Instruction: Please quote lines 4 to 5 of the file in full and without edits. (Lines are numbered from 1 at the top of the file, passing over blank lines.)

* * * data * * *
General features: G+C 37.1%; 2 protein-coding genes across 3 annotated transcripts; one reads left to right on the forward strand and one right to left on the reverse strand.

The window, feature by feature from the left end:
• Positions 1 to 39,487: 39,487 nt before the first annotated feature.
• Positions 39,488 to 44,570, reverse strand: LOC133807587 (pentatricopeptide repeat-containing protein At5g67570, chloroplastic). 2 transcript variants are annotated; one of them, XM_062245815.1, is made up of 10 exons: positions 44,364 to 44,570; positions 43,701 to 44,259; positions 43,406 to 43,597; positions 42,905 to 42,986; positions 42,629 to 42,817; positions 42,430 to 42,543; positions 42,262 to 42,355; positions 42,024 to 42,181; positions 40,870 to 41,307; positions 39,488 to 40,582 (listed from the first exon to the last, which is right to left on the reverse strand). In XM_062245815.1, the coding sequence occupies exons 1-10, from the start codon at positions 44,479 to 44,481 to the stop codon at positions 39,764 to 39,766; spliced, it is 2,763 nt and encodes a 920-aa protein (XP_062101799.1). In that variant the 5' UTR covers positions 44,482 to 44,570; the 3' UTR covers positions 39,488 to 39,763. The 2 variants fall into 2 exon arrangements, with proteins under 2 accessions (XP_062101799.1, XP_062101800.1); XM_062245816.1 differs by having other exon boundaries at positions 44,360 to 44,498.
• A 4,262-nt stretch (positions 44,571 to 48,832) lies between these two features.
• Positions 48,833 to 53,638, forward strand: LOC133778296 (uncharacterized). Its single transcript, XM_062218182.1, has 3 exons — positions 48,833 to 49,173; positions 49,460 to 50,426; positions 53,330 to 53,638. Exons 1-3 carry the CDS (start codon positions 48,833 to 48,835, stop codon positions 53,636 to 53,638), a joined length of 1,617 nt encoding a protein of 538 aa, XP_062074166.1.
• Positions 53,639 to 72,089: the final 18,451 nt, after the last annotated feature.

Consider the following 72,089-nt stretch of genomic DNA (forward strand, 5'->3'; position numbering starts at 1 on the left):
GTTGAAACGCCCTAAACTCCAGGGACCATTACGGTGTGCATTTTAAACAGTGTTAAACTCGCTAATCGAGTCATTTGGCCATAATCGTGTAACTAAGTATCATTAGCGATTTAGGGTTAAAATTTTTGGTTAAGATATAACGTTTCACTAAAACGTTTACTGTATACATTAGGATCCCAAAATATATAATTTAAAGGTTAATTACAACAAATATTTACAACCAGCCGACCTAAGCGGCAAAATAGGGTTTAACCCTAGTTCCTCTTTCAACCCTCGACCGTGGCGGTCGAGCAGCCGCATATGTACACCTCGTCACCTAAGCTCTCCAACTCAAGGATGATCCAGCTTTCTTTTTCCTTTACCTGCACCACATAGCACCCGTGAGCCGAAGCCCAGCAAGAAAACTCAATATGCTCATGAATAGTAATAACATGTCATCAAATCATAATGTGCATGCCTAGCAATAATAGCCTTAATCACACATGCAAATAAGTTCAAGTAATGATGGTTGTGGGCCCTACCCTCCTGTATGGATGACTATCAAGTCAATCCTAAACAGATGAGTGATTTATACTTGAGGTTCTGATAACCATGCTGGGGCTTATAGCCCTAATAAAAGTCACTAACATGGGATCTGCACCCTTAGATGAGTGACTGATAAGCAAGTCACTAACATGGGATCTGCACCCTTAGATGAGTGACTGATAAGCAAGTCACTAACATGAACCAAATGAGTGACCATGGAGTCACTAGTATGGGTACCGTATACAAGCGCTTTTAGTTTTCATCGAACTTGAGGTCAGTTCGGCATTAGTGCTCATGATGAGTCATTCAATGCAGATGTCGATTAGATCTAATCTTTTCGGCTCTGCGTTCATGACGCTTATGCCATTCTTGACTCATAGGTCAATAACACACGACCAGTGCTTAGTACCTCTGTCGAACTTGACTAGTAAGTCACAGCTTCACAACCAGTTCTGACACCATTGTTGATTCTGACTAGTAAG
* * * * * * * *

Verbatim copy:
• Positions 39,488 to 44,570, reverse strand: LOC133807587 (pentatricopeptide repeat-containing protein At5g67570, chloroplastic). 2 transcript variants are annotated; one of them, XM_062245815.1, is made up of 10 exons: positions 44,364 to 44,570; positions 43,701 to 44,259; positions 43,406 to 43,597; positions 42,905 to 42,986; positions 42,629 to 42,817; positions 42,430 to 42,543; positions 42,262 to 42,355; positions 42,024 to 42,181; positions 40,870 to 41,307; positions 39,488 to 40,582 (listed from the first exon to the last, which is right to left on the reverse strand). In XM_062245815.1, the coding sequence occupies exons 1-10, from the start codon at positions 44,479 to 44,481 to the stop codon at positions 39,764 to 39,766; spliced, it is 2,763 nt and encodes a 920-aa protein (XP_062101799.1). In that variant the 5' UTR covers positions 44,482 to 44,570; the 3' UTR covers positions 39,488 to 39,763. The 2 variants fall into 2 exon arrangements, with proteins under 2 accessions (XP_062101799.1, XP_062101800.1); XM_062245816.1 differs by having other exon boundaries at positions 44,360 to 44,498.
• A 4,262-nt stretch (positions 44,571 to 48,832) lies between these two features.